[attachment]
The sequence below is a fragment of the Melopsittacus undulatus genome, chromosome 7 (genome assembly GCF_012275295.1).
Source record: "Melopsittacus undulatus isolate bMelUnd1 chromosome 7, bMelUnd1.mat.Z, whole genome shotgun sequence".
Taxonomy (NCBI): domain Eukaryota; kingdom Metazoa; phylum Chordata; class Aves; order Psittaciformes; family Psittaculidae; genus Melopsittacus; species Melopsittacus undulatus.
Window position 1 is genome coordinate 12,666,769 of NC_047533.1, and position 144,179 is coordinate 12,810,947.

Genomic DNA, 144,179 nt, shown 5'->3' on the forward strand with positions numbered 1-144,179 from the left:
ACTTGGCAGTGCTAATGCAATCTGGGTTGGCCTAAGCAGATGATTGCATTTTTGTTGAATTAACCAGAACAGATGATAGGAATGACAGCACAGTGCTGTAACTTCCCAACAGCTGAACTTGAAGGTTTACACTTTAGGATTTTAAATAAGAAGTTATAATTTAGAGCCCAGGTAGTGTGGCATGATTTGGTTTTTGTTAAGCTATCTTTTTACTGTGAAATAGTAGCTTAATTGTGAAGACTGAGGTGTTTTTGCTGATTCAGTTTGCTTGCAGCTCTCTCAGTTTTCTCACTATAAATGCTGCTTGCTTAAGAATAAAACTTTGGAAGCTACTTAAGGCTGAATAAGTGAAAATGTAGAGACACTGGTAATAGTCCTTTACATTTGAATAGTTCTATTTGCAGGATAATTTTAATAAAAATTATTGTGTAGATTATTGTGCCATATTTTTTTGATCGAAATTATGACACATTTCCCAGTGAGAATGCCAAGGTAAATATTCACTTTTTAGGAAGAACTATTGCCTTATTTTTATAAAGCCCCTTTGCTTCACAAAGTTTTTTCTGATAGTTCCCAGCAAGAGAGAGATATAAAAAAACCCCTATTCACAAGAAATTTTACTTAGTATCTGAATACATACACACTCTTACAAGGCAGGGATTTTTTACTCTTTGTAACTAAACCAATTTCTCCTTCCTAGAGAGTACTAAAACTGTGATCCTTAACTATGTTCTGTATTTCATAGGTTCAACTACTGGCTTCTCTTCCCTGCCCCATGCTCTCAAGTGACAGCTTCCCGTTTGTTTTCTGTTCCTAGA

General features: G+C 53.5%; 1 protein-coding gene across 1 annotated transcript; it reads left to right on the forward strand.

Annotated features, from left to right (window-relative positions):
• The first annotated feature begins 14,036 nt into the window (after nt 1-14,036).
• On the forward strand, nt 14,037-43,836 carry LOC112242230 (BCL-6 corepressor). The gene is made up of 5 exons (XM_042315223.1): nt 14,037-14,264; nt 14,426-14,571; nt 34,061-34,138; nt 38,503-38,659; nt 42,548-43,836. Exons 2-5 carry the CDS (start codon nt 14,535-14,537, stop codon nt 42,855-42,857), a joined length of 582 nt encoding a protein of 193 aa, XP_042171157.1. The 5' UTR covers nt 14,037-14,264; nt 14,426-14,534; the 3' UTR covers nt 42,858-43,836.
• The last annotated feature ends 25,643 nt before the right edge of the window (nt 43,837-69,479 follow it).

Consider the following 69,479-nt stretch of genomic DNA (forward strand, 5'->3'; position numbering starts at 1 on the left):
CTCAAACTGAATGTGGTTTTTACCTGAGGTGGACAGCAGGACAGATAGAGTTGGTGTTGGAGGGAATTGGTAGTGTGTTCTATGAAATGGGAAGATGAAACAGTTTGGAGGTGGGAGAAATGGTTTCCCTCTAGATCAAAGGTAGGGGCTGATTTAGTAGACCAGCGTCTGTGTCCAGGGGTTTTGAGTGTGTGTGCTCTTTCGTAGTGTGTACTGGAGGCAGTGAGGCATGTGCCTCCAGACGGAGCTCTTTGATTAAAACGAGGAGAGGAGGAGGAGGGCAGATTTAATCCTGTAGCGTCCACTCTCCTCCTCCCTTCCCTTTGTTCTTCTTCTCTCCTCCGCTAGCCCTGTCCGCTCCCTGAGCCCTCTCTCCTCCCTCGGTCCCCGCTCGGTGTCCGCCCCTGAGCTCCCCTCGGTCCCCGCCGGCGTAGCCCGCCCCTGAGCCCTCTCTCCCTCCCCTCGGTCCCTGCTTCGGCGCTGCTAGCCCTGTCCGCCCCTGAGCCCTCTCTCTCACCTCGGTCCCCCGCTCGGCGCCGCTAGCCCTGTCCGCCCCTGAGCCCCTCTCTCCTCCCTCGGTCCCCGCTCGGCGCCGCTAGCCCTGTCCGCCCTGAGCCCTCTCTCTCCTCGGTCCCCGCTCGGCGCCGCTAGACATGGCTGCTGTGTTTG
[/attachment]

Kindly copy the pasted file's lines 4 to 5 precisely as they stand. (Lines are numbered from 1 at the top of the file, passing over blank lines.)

Window position 1 is genome coordinate 12,666,769 of NC_047533.1, and position 144,179 is coordinate 12,810,947.

Genomic DNA, 144,179 nt, shown 5'->3' on the forward strand with positions numbered 1-144,179 from the left: